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Learn the language of the birthplace of Western civilization, read classical texts in their original language and explore the ancient Greek civilization through GW’s Greek program. Part of the Columbian College of Arts and Sciences’ Department of Classical and Semitic Languages and Literatures, the program offers courses in the Greek language and classical literature and civilization.
Students gain a thorough understanding of history and its lessons through GW’s Department of History. The program’s proximity to and partnerships with the National Archives, the Folger Shakespeare Library, the National Security Archives and the Smithsonian museums make GW an ideal place to take on diverse fields of study, including early modern Europe, America since the Civil War, the international history of the Cold War, the history of colonialism and imperialism and modern East Asia.
The Program in Judaic Studies educates students in the history, languages and cultures of the Jewish people from ancient times through our own. Its interdisciplinary courses, which range from biblical archeology to American Jewish literature and from moral philosophy to material culture, highlight the complexities of the Jewish experience.
In the Peace Studies program, students explore the various meanings of peace, the relationship between peace and conflict and the role of peace on local and international levels. The courses, including “Introduction to Peace and Conflict Studies” (PSTD 10) and “Peace Studies Project” (PSTD 190), require students to develop a profound understanding of peace as a concept and as practice. The interdisciplinary Peace Studies program is part of arts and humanities in the Columbian College of Arts and Sciences.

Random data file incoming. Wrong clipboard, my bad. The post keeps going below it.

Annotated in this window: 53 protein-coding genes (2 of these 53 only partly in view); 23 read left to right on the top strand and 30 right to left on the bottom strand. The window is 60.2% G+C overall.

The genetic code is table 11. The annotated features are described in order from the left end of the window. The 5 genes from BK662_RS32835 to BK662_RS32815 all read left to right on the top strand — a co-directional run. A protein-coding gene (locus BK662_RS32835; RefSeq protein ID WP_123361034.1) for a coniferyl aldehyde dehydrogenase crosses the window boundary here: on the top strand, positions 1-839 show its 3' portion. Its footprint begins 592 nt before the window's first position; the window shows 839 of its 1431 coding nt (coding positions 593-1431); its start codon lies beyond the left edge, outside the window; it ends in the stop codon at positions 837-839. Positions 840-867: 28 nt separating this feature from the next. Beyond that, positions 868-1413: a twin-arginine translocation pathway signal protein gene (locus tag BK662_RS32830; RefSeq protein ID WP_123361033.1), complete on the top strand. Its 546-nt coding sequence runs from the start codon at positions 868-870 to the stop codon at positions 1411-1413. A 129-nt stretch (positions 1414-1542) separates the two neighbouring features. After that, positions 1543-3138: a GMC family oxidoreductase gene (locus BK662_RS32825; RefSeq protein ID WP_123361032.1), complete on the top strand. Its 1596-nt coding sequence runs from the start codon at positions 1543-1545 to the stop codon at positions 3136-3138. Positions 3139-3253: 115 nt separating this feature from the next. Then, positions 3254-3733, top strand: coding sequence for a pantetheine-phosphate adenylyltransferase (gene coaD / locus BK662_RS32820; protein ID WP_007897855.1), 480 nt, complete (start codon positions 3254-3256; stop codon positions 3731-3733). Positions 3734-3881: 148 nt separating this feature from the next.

From reading the works of Plato and Aristotle to studying logic and phenomenology, students in the philosophy program are provided a broad-based learning experience. One of the arts and humanities disciplines in the Columbian College of Arts and Sciences, the program also examines the intersection of philosophy with other subjects, including law, biomedicine, science and politics. Students bring their passion for philosophy to spirited debates during events organized by the popular Colonial Philosophy Club.
The Police Science program was launched in 2004 as part of GW’s College of Professional Studies. Law enforcement experts teach our courses. Classes are held at GW’s Graduate Education Center, one block from the Virginia Square metro station (orange line) in Arlington, Virginia.
With the inclusion of Islam, Judaism, Hinduism and Christianity, GW’s non-sectarian program examines various faiths and their impact on contemporary society. Students majoring in religion learn about topics from the abstract to the concrete, including theories in the study of religion and analysis of Hebrew script. Religion is part of the arts and humanities discipline in the Columbian College of Arts and Sciences.